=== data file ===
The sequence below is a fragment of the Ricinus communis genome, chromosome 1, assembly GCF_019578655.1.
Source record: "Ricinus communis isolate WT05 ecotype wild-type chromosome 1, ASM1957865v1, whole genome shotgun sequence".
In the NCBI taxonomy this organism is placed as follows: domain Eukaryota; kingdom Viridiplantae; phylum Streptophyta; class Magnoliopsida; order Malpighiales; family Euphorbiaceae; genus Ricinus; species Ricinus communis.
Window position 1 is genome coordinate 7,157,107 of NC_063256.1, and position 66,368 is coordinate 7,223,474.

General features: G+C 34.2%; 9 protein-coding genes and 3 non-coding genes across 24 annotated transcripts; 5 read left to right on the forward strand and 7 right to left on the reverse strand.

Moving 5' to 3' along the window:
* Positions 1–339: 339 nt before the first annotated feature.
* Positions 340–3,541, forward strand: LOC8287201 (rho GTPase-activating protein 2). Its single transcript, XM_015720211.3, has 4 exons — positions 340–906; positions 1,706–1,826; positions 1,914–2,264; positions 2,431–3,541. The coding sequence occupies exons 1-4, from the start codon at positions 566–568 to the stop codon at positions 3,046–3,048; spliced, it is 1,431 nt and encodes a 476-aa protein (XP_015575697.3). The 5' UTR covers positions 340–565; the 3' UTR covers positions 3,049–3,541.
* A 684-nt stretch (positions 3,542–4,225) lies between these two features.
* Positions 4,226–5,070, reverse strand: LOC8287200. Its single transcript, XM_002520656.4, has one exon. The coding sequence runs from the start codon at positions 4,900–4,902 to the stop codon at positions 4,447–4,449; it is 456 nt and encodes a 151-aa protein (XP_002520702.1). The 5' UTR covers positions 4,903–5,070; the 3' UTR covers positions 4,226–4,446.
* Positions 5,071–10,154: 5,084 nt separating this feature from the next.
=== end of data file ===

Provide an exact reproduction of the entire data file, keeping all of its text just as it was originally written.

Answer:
The sequence below is a fragment of the Ricinus communis genome, chromosome 1, assembly GCF_019578655.1.
Source record: "Ricinus communis isolate WT05 ecotype wild-type chromosome 1, ASM1957865v1, whole genome shotgun sequence".
In the NCBI taxonomy this organism is placed as follows: domain Eukaryota; kingdom Viridiplantae; phylum Streptophyta; class Magnoliopsida; order Malpighiales; family Euphorbiaceae; genus Ricinus; species Ricinus communis.
Window position 1 is genome coordinate 7,157,107 of NC_063256.1, and position 66,368 is coordinate 7,223,474.

General features: G+C 34.2%; 9 protein-coding genes and 3 non-coding genes across 24 annotated transcripts; 5 read left to right on the forward strand and 7 right to left on the reverse strand.

Moving 5' to 3' along the window:
* Positions 1–339: 339 nt before the first annotated feature.
* Positions 340–3,541, forward strand: LOC8287201 (rho GTPase-activating protein 2). Its single transcript, XM_015720211.3, has 4 exons — positions 340–906; positions 1,706–1,826; positions 1,914–2,264; positions 2,431–3,541. The coding sequence occupies exons 1-4, from the start codon at positions 566–568 to the stop codon at positions 3,046–3,048; spliced, it is 1,431 nt and encodes a 476-aa protein (XP_015575697.3). The 5' UTR covers positions 340–565; the 3' UTR covers positions 3,049–3,541.
* A 684-nt stretch (positions 3,542–4,225) lies between these two features.
* Positions 4,226–5,070, reverse strand: LOC8287200. Its single transcript, XM_002520656.4, has one exon. The coding sequence runs from the start codon at positions 4,900–4,902 to the stop codon at positions 4,447–4,449; it is 456 nt and encodes a 151-aa protein (XP_002520702.1). The 5' UTR covers positions 4,903–5,070; the 3' UTR covers positions 4,226–4,446.
* Positions 5,071–10,154: 5,084 nt separating this feature from the next.